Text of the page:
The Bondage Of Sin The Scarlet Letter

The Bondage Of Sin (The Scarlet Letter) Essay, Research Paper The Bondage of Sin After reading three stories by Nathaniel Hawthorne, The Scarlet Letter, The Minister?s Black Veil, and Young Goodman Brown, a topic of Hawthorne?s viewpoint on the bondage of sin arises, as the subject is so intently tied into each of the above stories.

The Bondage Of Sin (The Scarlet Letter) Essay, Research Paper

The Bondage of Sin

After reading three stories by Nathaniel Hawthorne, The Scarlet Letter, The Minister?s Black Veil, and Young Goodman Brown, a topic of Hawthorne?s viewpoint on the bondage of sin arises, as the subject is so intently tied into each of the above stories. Hawthorne insinuates that within every human soul there lurks a dark evil side: a side that can?t resist the temptations that come to pass in every man?s life, which lead to a decline in health. However, he selects characters in each of his stories that sympathize with the reality of their sin and try to mend the error of their ways, or escape from the terror they face through a merciless conscience and a heavy heart. Hawthorne combines symbolism and irony subtly to make the main characters in each of the stories shed light upon the ?secret guilt of others? (p. 33), shifting the original pointing of fingers.

Dimmesdale, Hester, Chillingworth, Mr. Hooper, and Goodman Brown are the five main people who were seen as sinners. Hester and Dimmesdale had a sin of the flesh, where they lusted after one another. Chilligworth?s revenge upon Dimmesdale ?violated the sanctity of the human heart? (p.134). Mr. Hooper had a publicly unknown sin although the town was aware that he did have one. Goodman Brown literally took a walk on the wild side with the Devil, and ergo his sin. Although each individual sinned equally in God?s eyes, the mortal punishment they faced was determined through the confessions of their sins. The only person that immediately told of her sin was Hester, and she is the only one that was portrayed as being free from her guilt. Father Hooper only partially admitted to his sin through the symbol of his black veil; he never actually said what it was, and this brought upon the deterioration of his stature. All of the others had a decline in physical performances as well as their mental sanity.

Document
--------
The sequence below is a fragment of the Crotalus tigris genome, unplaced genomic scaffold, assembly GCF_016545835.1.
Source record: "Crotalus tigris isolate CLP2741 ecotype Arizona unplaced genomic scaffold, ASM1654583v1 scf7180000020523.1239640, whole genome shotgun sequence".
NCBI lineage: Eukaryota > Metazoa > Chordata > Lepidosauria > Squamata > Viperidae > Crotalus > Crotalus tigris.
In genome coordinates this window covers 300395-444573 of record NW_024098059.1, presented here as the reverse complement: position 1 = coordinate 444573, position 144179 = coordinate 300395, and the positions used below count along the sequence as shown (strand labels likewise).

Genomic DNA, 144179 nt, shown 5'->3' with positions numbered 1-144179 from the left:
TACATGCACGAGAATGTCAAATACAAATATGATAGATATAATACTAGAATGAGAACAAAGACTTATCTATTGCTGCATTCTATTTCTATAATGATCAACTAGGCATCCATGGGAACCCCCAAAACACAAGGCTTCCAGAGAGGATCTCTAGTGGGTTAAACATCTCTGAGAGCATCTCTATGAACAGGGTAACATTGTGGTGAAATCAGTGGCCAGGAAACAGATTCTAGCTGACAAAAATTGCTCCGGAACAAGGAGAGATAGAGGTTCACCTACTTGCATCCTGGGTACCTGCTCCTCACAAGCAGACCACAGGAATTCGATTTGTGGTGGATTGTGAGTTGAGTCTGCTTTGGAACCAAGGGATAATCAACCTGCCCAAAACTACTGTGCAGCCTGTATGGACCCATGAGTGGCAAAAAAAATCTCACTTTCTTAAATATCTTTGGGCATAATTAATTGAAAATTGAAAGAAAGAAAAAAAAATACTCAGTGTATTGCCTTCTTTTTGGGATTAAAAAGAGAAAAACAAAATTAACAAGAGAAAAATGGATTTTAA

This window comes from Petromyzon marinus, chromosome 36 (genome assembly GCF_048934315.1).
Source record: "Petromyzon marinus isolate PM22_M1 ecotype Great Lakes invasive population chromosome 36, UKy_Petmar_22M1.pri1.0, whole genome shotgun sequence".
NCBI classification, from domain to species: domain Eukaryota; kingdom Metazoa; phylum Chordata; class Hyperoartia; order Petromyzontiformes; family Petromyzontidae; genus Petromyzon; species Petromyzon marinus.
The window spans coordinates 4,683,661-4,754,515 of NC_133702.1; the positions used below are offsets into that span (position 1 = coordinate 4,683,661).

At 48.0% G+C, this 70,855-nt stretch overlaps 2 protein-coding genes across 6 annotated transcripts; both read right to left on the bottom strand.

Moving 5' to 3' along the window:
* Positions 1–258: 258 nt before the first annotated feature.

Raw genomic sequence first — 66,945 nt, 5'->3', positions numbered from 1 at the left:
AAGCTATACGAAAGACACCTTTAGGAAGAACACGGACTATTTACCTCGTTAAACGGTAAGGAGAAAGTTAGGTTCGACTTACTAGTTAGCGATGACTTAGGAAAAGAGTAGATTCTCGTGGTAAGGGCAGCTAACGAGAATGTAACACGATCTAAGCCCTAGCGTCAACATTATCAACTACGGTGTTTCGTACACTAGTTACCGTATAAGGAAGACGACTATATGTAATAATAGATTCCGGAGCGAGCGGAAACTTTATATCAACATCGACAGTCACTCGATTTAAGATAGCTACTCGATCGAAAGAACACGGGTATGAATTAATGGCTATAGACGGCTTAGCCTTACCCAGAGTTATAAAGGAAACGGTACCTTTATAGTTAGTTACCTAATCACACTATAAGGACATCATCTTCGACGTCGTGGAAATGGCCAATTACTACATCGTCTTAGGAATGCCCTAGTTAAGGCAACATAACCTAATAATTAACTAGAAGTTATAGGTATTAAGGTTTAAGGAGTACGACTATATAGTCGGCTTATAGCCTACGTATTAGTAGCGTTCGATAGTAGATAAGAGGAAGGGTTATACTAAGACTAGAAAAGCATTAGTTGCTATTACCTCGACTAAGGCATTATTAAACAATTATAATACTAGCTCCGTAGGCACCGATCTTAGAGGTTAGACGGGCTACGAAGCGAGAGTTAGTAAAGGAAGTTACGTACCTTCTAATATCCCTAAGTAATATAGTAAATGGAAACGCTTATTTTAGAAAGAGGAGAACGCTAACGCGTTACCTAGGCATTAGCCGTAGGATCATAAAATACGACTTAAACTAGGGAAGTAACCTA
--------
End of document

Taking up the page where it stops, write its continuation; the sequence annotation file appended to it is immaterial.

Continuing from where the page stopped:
Once Dimmesdale, Goodman Brown, and Mr. Hooper had sinned, they were all trapped in ?the saddest of all prisons, [their] own hearts? (p. 306). Each lived in solitude and brought misery upon every moment they had in the mortal world, except for Hester who had confessed her sin from the beginning. Hawthorne says that Goodman Brown was left ?in the heart of the dark wilderness? (p. 30), but, in truth, he was left in the dark wilderness of his heart, where he had to face the guilt which would continue to haunt him. Dimmesdale lived with his unyielding conscience, which deteriorated his body and soul until his death.

As Goodman Brown and his fellow traveler walk down a path leading to sin, Goodman Brown feels skeptical of what eternal doom he is about to encounter. He is reminded of his wife, Faith, who is his faith, his ticket back into the realm of Godliness. Later, all of the ?venerable [saints]? (p. 34) from the town were present in this secretive, yet, ironically well known meeting place for the same ?evil purpose? (p. 25). Goodman Brown realizes that even his sweet, innocent wife, Faith, who was so ?aptly named? (p. 24) is amongst those in the dark forest. This shocking reality check ironically manifested itself through a dream. While Hester walked through the town, she felt others watching her ?ignominious brand as if half of her agony were shared? (p. 59). This ?gave her a sympathetic knowledge of the hidden sin in other hearts,? (p. 59) just as Goodman Brown ?felt a loathful brotherhood by the sympathy of all that was wicked in his heart? (p. 32). As Father Hooper laid in his deathbed he looked around the room and saw a ?black veil on every visage? (p. 307). As the characters introspected themselves, they began to see that the rest of the people in the town were no better than they were. Their eyes were opened with understanding as they saw that other guilty hearts were escaping a just due punishment.

Hawthorne intimates that all men are born into total depravity, and when they try to mask the sin that lingers within their souls and peeks behind every corner of the conscious mind, this takes a great toll on the health of the individual, both mentally and physically. They begin to detest themselves more than the sin itself. The author hints that if sinners reveal their sin, a weight will be lifted from their hearts, as Hester was able to move on with her life because she publicly wore a symbol of her sin. Those that fail to confess will live with the inner turmoil and be miserable souls. Hawthorne also touches upon the matter that we are all sinners and no one should be put in the spotlight with their sins flashing before the town because others are guilty of the same or similar sins. If one person has to publicly display a symbol of their sin, then so must everyone else!